Whenever possible, a prince should delegate the administration of unpopular laws to others and keep in his own power the distribution of favors.

Sometimes it will not be possible to avoid being hated by some members of the populace. If it is not possible for the prince to avoid being hated, he must make it his first priority to escape the hatred of the most powerful parties. In many instances, this will mean ensuring good standing within the ranks of the military. But a prince should not worry too much about satisfying the demands of the troops, especially if it comes at the expense of the people. A number of later Roman emperors were overthrown due to excessive cruelty performed for the sake of their army. The exception was Septimius Severus, who, emulating both lion and fox, overawed both his army and his people. Most present-day princes need not fear their armies and should be attentive to the people.

Analysis — Chapters XVIII–XIX

The argument in Chapter XVIII that princes should be prepared to break promises for practical advantage develops Machiavelli’s position on virtue and vice. Machiavelli does not argue that a prince should actively avoid doing what is good but that, if necessary, a prince must be prepared to act unethically. He does not advise ruthlessness for its own sake, but rather indicates the perhaps unfortunate necessity of ruthlessness in leadership.

Although the proposal that a prince must exude a false aura of virtue may seem merely one more kind of deception that the prince must learn to master, Machiavelli’s advice here remains valid even in contemporary politics. Although some of Machiavelli’s writing might be dismissed as irrelevant to democratic political life, his perceptive analysis of the importance of image is still accurate. Machiavelli points out that image is as important as action, and that rulers must manipulate the perceptions of the populace to appear as other than who they really are. A prince should eagerly take credit for successes and place responsibility for unpopular laws on the shoulders of nobles or lesser officials. Of course, the prince’s aim is not to be loved, but merely to avoid being hated. Although Machiavelli’s prince rules in an autocratic state, he must nonetheless practice the kind of politics of image demanded within republics and democracies.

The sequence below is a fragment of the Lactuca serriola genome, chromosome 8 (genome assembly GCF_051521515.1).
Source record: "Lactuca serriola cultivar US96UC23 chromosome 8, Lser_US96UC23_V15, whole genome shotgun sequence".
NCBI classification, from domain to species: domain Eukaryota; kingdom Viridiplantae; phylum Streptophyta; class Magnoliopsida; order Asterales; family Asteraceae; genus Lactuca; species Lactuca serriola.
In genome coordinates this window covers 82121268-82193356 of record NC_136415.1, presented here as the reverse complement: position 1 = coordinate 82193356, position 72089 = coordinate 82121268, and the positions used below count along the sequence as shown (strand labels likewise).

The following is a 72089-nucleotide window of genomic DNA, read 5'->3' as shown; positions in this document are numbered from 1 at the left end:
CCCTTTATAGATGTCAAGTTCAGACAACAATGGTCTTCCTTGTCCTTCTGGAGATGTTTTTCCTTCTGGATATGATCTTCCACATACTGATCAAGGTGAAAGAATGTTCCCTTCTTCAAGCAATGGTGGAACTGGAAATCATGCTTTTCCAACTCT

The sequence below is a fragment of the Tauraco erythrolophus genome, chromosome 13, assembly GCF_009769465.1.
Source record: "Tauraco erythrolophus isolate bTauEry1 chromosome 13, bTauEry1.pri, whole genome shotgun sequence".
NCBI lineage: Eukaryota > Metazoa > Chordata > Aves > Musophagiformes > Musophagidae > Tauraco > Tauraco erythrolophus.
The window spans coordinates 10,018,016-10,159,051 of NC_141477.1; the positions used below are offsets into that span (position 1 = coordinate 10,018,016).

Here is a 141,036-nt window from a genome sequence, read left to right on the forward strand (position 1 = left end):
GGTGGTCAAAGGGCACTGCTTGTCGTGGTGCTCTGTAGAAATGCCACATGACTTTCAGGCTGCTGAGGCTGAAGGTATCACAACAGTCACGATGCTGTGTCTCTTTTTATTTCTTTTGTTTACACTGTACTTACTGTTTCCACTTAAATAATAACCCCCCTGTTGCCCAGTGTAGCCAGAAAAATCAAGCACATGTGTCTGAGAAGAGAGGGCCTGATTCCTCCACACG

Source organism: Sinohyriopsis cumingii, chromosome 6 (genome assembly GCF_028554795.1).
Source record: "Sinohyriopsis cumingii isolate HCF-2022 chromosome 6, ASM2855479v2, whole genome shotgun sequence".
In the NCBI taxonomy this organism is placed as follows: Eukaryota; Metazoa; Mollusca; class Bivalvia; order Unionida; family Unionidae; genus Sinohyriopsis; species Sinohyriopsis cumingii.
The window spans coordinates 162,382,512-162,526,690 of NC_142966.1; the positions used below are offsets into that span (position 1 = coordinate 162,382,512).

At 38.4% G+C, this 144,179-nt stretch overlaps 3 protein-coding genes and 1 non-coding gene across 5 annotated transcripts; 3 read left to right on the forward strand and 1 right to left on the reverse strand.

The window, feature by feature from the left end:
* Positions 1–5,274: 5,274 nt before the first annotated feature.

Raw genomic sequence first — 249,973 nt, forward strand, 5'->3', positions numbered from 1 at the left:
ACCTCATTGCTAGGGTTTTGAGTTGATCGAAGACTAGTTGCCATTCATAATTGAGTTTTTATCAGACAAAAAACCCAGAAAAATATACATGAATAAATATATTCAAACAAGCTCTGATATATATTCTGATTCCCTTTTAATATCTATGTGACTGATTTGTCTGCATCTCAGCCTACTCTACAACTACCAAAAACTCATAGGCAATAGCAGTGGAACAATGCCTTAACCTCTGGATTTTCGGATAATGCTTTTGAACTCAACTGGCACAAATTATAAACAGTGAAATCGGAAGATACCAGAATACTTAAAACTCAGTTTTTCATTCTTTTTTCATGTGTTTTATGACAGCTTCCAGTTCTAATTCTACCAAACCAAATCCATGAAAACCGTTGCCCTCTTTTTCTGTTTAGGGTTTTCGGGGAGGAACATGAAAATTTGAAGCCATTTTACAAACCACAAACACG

These chapters give us further insight into Machiavelli’s view of human nature. Men are naturally deceitful and untrustworthy. They are likely to break promises. They are easily impressed by appearances and results. They are selfish but somewhat naïve. They respect and praise virtue, but most do not possess it themselves. These assumptions about the basic behaviors and attitudes of the general population underlie all of Machiavelli’s suggestions for the actions of princes. If the populace is intelligent, well-educated, and acutely aware of history, the prince will not be able to generate the deceptive image that Machiavelli argues is integral to successful leadership. Although these assumptions may or may not be true, Machiavelli is much more willing to make unsupported generalizations about human nature than about history. His historical examples are painstakingly accurate and demonstrate Machiavelli’s great erudition. But he does not support his descriptions of human behavior with the same wealth of evidence.

Machiavelli consistently refers to the ruler as “he” and assumes that his gender is male. One could dismiss this fact as simply a consequence of history—rulers during Machiavelli’s time were almost always men. But Machiavelli’s association of leadership with masculinity extends beyond simple historical context. He also writes that a prince should avoid behaving effeminately at all costs, and associates effeminacy with cowardice and fickleness. The implication is that manliness is a prerequisite for ruling. Machiavelli notes that Alexander was thought to be ruled by his mother, and therefore deemed effeminate, a perception that led to his downfall. Machiavelli’s definition of manliness encompasses the “harder” virtues, such as courage and decisiveness, in contrast with “softer” virtues like compassion and generosity. In this sense, although cruelty is not a virtue, the ability to act cruelly whenever necessary can be considered manly, and, therefore, virtuous.